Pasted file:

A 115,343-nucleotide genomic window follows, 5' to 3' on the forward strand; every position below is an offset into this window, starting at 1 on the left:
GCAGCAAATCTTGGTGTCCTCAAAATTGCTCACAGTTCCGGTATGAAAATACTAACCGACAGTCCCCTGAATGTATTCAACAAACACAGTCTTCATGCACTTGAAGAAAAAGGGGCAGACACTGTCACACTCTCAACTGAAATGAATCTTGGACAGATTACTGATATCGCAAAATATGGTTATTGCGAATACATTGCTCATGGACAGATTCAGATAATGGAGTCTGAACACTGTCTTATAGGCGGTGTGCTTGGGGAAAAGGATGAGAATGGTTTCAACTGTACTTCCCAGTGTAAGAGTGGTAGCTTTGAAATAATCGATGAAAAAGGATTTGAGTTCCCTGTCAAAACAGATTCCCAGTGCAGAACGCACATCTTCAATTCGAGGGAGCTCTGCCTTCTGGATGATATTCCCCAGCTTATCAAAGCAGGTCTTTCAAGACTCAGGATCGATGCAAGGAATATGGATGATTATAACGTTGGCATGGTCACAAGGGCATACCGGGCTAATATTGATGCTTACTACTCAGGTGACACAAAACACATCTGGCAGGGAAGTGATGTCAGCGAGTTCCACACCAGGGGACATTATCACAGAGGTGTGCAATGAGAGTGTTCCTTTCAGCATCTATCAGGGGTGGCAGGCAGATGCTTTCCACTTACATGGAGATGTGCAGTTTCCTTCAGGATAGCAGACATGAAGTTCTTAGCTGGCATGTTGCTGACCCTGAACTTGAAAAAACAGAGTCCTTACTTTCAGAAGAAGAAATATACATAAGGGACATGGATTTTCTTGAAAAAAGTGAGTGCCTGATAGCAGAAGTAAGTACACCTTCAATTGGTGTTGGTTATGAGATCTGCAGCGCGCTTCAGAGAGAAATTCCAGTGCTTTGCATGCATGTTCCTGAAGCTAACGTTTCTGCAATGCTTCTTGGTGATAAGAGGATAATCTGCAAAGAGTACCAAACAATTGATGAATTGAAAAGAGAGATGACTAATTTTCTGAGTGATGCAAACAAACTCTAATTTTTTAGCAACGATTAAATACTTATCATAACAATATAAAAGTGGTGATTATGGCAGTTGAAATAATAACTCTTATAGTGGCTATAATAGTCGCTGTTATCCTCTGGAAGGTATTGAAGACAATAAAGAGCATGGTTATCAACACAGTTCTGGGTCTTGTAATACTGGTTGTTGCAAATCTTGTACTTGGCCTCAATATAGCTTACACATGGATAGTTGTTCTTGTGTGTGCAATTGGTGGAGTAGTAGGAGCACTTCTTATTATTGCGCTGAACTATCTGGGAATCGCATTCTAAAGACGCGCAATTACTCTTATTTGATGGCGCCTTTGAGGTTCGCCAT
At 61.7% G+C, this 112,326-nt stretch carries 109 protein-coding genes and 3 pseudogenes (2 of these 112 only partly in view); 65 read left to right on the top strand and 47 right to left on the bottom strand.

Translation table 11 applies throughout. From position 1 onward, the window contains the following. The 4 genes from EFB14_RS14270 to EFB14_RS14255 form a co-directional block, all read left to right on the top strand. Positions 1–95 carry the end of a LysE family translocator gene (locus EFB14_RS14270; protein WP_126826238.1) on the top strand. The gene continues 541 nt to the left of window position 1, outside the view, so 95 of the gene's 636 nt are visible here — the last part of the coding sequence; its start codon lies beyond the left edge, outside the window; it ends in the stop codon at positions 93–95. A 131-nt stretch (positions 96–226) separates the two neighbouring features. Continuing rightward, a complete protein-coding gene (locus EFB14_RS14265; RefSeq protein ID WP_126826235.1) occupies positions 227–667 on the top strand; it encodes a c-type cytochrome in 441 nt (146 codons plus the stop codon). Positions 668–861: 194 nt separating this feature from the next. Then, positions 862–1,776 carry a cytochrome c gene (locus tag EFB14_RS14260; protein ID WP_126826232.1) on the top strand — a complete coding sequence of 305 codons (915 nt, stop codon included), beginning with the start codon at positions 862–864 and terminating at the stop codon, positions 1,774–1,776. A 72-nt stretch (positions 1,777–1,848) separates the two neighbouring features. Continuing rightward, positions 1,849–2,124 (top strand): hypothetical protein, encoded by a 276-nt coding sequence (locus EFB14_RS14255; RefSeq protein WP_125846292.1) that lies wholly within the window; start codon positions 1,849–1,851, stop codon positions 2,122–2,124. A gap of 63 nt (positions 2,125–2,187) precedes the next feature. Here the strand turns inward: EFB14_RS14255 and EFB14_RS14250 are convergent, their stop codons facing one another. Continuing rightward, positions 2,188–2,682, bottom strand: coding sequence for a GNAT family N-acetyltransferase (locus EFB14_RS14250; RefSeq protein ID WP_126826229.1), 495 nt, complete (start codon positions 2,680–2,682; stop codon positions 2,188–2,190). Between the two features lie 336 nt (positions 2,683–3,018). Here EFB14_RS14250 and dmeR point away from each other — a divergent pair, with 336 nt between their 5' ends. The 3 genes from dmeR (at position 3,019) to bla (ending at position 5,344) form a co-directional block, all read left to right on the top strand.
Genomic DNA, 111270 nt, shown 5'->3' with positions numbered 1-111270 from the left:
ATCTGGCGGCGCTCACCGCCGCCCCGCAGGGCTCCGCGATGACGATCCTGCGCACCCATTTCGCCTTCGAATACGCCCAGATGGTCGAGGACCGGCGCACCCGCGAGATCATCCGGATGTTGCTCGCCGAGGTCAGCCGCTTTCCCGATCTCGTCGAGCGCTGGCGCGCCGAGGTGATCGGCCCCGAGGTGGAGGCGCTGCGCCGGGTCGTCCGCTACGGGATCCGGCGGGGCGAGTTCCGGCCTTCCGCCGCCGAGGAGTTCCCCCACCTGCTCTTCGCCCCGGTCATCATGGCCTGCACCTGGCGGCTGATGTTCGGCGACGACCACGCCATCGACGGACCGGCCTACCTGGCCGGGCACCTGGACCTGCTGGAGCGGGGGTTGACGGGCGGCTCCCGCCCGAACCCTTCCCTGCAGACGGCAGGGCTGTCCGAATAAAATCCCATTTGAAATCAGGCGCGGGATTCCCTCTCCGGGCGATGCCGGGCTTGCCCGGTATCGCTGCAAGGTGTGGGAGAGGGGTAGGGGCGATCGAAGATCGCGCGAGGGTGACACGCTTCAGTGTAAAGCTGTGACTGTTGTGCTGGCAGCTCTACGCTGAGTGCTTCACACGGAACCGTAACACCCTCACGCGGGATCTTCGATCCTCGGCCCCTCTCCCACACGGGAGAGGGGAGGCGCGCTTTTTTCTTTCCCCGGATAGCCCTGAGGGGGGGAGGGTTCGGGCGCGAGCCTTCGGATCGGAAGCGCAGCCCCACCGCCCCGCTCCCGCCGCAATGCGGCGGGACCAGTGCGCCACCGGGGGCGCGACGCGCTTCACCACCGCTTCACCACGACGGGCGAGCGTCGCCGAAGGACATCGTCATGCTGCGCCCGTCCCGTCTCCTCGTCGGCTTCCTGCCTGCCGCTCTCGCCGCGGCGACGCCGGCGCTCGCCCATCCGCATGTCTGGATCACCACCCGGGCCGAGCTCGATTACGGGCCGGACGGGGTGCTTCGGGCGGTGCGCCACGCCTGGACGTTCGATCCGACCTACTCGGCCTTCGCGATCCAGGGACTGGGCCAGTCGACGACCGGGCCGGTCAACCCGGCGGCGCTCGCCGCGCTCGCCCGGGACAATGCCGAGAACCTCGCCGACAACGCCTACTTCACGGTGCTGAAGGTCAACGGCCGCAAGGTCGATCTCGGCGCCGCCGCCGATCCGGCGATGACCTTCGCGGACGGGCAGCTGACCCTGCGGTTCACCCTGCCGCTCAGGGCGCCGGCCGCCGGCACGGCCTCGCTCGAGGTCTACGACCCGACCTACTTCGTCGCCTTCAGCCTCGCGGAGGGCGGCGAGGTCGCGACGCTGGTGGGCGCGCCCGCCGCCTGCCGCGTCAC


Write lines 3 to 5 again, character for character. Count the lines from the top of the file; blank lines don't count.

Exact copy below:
At 61.7% G+C, this 112,326-nt stretch carries 109 protein-coding genes and 3 pseudogenes (2 of these 112 only partly in view); 65 read left to right on the top strand and 47 right to left on the bottom strand.

Translation table 11 applies throughout. From position 1 onward, the window contains the following. The 4 genes from EFB14_RS14270 to EFB14_RS14255 form a co-directional block, all read left to right on the top strand. Positions 1–95 carry the end of a LysE family translocator gene (locus EFB14_RS14270; protein WP_126826238.1) on the top strand. The gene continues 541 nt to the left of window position 1, outside the view, so 95 of the gene's 636 nt are visible here — the last part of the coding sequence; its start codon lies beyond the left edge, outside the window; it ends in the stop codon at positions 93–95. A 131-nt stretch (positions 96–226) separates the two neighbouring features. Continuing rightward, a complete protein-coding gene (locus EFB14_RS14265; RefSeq protein ID WP_126826235.1) occupies positions 227–667 on the top strand; it encodes a c-type cytochrome in 441 nt (146 codons plus the stop codon). Positions 668–861: 194 nt separating this feature from the next. Then, positions 862–1,776 carry a cytochrome c gene (locus tag EFB14_RS14260; protein ID WP_126826232.1) on the top strand — a complete coding sequence of 305 codons (915 nt, stop codon included), beginning with the start codon at positions 862–864 and terminating at the stop codon, positions 1,774–1,776. A 72-nt stretch (positions 1,777–1,848) separates the two neighbouring features. Continuing rightward, positions 1,849–2,124 (top strand): hypothetical protein, encoded by a 276-nt coding sequence (locus EFB14_RS14255; RefSeq protein WP_125846292.1) that lies wholly within the window; start codon positions 1,849–1,851, stop codon positions 2,122–2,124. A gap of 63 nt (positions 2,125–2,187) precedes the next feature. Here the strand turns inward: EFB14_RS14255 and EFB14_RS14250 are convergent, their stop codons facing one another. Continuing rightward, positions 2,188–2,682, bottom strand: coding sequence for a GNAT family N-acetyltransferase (locus EFB14_RS14250; RefSeq protein ID WP_126826229.1), 495 nt, complete (start codon positions 2,680–2,682; stop codon positions 2,188–2,190). Between the two features lie 336 nt (positions 2,683–3,018). Here EFB14_RS14250 and dmeR point away from each other — a divergent pair, with 336 nt between their 5' ends. The 3 genes from dmeR (at position 3,019) to bla (ending at position 5,344) form a co-directional block, all read left to right on the top strand.
Genomic DNA, 111270 nt, shown 5'->3' with positions numbered 1-111270 from the left: